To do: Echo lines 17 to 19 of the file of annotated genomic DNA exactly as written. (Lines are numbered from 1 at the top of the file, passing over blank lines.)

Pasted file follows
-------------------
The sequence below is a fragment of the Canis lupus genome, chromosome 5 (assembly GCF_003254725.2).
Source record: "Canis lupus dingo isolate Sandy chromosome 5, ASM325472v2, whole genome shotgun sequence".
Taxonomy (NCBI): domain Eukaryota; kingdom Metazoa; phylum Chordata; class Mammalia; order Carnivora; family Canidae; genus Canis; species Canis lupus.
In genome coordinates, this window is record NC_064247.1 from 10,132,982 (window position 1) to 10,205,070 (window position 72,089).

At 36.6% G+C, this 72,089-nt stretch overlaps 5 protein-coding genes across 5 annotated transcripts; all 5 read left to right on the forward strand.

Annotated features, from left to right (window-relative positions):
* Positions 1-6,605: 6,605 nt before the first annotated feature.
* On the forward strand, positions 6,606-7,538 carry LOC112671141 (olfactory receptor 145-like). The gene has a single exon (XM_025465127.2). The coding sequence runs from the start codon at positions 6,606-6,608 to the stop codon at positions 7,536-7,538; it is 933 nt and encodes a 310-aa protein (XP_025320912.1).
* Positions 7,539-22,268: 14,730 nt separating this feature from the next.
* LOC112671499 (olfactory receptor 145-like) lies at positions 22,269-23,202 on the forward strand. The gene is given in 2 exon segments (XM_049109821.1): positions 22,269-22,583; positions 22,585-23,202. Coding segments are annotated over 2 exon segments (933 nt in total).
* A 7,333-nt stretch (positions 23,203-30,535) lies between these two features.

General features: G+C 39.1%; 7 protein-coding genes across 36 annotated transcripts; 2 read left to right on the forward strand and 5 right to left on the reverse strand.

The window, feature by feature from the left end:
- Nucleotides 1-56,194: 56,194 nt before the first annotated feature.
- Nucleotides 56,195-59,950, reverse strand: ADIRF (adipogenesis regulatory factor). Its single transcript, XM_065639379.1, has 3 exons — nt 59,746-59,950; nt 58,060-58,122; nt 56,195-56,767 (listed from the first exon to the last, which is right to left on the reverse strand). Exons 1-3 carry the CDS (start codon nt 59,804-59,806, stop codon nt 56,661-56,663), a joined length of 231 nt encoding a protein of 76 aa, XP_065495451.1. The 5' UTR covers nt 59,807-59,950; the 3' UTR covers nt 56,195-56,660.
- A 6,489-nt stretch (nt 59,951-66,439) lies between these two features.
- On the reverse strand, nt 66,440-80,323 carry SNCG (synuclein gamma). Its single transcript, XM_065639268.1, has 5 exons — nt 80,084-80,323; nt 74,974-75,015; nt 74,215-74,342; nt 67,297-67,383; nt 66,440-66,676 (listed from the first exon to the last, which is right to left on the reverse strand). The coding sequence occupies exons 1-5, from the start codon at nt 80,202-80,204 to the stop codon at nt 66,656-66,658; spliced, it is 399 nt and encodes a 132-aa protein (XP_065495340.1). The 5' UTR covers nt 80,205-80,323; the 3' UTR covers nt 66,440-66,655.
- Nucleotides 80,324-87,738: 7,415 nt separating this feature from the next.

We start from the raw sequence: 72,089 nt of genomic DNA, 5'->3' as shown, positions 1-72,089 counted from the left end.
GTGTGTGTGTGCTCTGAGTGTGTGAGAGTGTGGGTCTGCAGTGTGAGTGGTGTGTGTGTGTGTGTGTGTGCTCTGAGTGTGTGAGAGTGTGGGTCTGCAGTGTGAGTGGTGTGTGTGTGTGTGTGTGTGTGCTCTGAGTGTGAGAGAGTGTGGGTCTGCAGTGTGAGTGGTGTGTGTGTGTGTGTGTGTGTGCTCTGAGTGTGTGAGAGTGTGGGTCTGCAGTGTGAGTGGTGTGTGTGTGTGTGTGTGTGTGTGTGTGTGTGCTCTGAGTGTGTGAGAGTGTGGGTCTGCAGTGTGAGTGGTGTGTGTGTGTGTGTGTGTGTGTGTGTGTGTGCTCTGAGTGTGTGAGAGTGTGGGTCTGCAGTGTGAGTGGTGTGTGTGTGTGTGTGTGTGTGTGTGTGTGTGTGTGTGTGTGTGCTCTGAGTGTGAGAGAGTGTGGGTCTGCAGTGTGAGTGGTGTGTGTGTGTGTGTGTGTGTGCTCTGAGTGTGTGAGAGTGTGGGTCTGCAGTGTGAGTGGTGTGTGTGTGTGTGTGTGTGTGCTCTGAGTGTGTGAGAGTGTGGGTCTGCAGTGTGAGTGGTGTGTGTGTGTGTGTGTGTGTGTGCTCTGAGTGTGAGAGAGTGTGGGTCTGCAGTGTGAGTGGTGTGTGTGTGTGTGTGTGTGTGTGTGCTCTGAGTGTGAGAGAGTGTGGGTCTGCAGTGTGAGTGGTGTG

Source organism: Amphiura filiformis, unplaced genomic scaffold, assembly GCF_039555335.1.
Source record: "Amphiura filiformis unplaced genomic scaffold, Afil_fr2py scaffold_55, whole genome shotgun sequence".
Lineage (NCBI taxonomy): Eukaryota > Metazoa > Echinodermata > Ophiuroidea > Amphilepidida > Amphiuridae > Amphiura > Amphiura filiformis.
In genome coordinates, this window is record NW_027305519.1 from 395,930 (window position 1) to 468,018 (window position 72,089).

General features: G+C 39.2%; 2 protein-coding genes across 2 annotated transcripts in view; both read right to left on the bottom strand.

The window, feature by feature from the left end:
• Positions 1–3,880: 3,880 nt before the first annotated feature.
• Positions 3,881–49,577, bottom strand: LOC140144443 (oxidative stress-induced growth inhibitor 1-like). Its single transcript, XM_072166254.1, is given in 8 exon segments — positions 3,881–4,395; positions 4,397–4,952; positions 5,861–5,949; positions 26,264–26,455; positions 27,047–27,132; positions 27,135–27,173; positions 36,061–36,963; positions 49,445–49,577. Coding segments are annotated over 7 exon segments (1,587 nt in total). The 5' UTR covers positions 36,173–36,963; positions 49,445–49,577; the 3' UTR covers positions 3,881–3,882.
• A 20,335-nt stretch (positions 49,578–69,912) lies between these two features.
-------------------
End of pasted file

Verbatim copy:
- On the reverse strand, nt 66,440-80,323 carry SNCG (synuclein gamma). Its single transcript, XM_065639268.1, has 5 exons — nt 80,084-80,323; nt 74,974-75,015; nt 74,215-74,342; nt 67,297-67,383; nt 66,440-66,676 (listed from the first exon to the last, which is right to left on the reverse strand). The coding sequence occupies exons 1-5, from the start codon at nt 80,202-80,204 to the stop codon at nt 66,656-66,658; spliced, it is 399 nt and encodes a 132-aa protein (XP_065495340.1). The 5' UTR covers nt 80,205-80,323; the 3' UTR covers nt 66,440-66,655.
- Nucleotides 80,324-87,738: 7,415 nt separating this feature from the next.

We start from the raw sequence: 72,089 nt of genomic DNA, 5'->3' as shown, positions 1-72,089 counted from the left end.